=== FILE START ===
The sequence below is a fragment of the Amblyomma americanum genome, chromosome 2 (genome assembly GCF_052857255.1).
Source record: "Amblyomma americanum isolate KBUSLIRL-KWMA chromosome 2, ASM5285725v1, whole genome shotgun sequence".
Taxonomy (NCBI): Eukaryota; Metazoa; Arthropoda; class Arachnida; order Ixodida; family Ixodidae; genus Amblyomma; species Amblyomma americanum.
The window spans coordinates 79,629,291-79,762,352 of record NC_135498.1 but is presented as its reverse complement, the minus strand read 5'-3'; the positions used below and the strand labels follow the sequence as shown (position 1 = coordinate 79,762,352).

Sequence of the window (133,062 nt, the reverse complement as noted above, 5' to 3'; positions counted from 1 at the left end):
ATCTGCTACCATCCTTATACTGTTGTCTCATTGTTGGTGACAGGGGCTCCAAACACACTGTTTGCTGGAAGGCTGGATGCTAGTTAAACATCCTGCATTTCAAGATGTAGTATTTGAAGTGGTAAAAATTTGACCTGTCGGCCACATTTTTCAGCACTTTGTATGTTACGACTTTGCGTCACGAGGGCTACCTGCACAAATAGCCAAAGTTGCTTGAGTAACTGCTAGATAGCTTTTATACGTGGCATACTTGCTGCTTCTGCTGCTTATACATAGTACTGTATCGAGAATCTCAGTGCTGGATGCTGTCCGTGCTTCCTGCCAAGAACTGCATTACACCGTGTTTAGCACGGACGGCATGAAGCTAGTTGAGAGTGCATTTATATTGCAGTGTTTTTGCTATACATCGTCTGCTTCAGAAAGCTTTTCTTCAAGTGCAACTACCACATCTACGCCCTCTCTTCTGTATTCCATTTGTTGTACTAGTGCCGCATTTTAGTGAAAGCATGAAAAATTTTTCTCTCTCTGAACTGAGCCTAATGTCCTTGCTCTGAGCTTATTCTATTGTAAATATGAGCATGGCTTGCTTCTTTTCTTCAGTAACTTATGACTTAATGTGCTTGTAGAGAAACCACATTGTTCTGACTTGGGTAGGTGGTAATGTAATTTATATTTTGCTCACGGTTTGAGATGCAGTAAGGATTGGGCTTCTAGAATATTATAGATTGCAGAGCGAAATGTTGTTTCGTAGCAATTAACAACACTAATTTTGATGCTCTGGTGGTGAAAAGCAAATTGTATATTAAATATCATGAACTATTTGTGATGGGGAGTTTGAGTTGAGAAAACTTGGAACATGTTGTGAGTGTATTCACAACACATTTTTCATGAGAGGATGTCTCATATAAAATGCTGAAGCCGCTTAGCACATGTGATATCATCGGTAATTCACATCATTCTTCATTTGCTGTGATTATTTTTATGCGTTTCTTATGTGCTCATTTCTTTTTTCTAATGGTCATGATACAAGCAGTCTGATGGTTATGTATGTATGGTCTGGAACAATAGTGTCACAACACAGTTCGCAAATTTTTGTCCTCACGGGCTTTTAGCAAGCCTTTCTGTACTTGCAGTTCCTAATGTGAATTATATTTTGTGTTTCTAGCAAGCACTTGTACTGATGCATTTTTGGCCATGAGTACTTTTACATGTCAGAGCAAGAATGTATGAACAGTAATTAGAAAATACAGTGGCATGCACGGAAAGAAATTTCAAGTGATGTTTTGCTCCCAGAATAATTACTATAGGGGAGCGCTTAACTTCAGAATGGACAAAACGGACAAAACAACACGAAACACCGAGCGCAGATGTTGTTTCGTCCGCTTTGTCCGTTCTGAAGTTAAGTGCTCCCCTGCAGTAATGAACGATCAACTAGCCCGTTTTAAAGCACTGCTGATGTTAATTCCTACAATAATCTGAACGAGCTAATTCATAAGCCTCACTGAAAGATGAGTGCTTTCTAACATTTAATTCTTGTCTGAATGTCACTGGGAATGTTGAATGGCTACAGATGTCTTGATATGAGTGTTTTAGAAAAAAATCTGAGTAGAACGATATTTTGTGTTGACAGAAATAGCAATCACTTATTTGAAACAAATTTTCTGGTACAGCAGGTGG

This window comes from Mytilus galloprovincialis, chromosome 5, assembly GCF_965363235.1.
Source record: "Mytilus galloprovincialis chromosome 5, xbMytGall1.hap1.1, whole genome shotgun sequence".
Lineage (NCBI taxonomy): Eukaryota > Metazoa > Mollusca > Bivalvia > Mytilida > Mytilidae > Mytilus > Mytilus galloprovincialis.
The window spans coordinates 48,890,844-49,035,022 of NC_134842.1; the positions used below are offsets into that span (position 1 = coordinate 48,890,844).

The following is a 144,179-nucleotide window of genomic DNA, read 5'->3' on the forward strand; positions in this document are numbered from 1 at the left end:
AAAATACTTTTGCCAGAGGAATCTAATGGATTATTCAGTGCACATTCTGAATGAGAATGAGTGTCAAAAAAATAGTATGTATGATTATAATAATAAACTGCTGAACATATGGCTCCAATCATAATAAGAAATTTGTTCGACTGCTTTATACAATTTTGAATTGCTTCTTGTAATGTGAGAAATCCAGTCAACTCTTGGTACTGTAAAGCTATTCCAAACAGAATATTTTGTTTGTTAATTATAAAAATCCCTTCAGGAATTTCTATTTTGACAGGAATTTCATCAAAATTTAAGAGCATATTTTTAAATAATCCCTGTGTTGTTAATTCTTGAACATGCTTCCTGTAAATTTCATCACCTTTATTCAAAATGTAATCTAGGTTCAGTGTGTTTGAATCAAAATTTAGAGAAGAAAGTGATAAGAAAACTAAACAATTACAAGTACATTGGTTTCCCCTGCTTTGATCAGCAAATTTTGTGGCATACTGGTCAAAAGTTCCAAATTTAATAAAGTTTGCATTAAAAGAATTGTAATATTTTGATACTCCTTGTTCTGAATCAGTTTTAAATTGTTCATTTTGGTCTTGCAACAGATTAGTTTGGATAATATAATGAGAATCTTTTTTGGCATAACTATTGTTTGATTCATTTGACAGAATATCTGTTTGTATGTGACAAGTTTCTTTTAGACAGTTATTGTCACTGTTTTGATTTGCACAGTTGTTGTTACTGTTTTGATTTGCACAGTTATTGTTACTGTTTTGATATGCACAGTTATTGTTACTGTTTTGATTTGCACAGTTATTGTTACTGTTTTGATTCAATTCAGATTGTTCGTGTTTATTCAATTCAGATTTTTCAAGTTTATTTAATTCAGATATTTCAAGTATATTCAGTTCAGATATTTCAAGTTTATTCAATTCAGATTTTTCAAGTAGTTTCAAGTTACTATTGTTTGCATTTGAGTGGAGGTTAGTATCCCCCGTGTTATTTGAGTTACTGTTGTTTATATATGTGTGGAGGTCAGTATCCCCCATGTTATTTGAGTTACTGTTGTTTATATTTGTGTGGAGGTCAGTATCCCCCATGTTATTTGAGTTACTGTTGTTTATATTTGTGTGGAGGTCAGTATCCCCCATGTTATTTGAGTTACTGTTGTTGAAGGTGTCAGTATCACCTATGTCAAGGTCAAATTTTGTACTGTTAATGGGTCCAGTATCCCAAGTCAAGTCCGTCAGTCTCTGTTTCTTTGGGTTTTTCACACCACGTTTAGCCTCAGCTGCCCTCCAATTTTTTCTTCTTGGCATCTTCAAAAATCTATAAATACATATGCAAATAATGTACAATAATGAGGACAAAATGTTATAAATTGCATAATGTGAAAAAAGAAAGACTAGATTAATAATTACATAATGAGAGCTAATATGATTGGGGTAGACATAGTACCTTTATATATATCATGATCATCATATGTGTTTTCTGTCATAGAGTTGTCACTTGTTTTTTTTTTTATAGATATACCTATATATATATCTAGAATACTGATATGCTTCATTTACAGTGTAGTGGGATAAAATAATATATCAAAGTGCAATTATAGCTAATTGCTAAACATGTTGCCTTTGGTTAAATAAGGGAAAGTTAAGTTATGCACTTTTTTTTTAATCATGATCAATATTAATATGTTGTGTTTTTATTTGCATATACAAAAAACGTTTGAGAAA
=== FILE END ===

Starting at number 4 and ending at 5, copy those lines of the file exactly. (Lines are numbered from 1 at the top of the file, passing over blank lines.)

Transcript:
The window spans coordinates 79,629,291-79,762,352 of record NC_135498.1 but is presented as its reverse complement, the minus strand read 5'-3'; the positions used below and the strand labels follow the sequence as shown (position 1 = coordinate 79,762,352).

Sequence of the window (133,062 nt, the reverse complement as noted above, 5' to 3'; positions counted from 1 at the left end):